# Lecture 25 Regression diagnostics for the multiple linear regression model Dealing with influential observations for multiple linear regression Interaction.

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Lecture 25 Regression diagnostics for the multiple linear regression model Dealing with influential observations for multiple linear regression Interaction variables

Assumptions of Multiple Linear Regression Model Assumptions of multiple linear regression: –For each subpopulation, (A-1A) (A-1B) (A-1C) The distribution of is normal [Distribution of residuals should not depend on ] –(A-2) The observations are independent of one another

Checking/Refining Model Tools for checking (A-1A) and (A-1B) –Residual plots versus predicted (fitted) values –Residual plots versus explanatory variables –If model is correct, there should be no pattern in the residual plots Tool for checking (A-1C) – Histogram of residuals Tool for checking (A-2) –Residual plot versus time or spatial order of observations

Model Building (Display 9.9) 1.Make scatterplot matrix of variables (using analyze, multivariate). Decide on whether to transform any of the explanatory variables. Check for obvious outliers. 2.Fit tentative model. 3.Check residual plots for whether assumptions of multiple regression model are satisfied. Look for outliers and influential points. 4.Consider fitting richer model with interactions or curvature. See if extra terms can be dropped. 5.Make changes to model and repeat steps 2-4 until an adequate model is found.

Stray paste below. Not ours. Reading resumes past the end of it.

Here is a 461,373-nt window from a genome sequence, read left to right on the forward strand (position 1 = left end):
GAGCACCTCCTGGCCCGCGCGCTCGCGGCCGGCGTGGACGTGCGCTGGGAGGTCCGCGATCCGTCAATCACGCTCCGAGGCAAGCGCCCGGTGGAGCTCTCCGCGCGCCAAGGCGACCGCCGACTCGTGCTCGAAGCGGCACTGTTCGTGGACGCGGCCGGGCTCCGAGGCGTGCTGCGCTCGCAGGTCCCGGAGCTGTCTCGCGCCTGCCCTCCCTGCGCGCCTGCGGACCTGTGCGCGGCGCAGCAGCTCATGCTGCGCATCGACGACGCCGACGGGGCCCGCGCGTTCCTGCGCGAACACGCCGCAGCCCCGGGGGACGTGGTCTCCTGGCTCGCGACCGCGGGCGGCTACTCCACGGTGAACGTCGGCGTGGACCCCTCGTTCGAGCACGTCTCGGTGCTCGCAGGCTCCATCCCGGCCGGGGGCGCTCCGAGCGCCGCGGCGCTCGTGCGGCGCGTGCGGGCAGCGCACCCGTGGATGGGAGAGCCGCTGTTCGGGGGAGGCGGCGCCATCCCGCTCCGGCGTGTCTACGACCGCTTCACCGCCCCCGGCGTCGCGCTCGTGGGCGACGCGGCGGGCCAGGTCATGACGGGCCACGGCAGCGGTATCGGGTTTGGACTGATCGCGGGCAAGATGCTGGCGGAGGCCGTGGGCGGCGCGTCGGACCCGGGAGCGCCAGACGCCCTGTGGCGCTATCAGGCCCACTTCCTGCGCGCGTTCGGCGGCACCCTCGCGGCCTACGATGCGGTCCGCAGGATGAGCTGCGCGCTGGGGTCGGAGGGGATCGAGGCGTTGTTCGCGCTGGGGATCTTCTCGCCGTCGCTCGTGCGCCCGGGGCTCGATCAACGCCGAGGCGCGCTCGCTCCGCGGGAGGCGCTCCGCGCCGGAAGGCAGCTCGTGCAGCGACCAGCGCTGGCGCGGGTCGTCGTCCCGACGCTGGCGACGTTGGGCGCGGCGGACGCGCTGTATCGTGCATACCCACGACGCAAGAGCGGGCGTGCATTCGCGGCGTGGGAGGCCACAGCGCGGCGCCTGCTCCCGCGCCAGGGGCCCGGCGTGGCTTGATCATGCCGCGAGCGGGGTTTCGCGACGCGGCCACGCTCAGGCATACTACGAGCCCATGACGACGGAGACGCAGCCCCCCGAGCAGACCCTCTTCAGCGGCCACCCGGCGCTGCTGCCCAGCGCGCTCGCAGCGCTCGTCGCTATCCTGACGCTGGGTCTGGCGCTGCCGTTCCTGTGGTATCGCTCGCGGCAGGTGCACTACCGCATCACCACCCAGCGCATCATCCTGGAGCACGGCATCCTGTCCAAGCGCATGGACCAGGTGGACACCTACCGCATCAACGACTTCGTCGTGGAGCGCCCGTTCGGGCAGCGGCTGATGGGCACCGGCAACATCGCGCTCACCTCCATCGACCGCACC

Multiple regression, modeling and outliers, leverage and influential points Pollution Example Data set pollutionhc.JMP provides information about the relationship between pollution and mortality for 60 cities between 1959-1961. The variables are y (MORT)=total age adjusted mortality in deaths per 100,000 population; PRECIP=mean annual precipitation (in inches); EDUC=median number of school years completed for persons 25 and older; NONWHITE=percentage of 1960 population that is nonwhite; HC=relative pollution potential of hydrocarbons (product of tons emitted per day per square kilometer and a factor correcting for SMSA dimension and exposure)

Transformations for Explanatory Variables In deciding whether to transform an explanatory variable x, we consider two features of the plot of the response y vs. the explanatory variable x. 1.Is there curvature in the relationship between y and x? This suggests a transformation chosen by Tukey’s Bulging rule. 2.Are most of the x values “crunched together” and a few very spread apart? This will lead to several points being very influential. When this is the case, it is best to transform x to make the x values more evenly spaced and less influential. If the x values are positive, the log transformation is a good idea. For the pollution data, reason 2 suggests transforming HC to log HC.

Residual vs. Predicted Plot Useful for detecting nonconstant variance; look for fan or funnel pattern. Plot of residuals versus predicted values, For pollution data, no strong indication of nonconstant variance.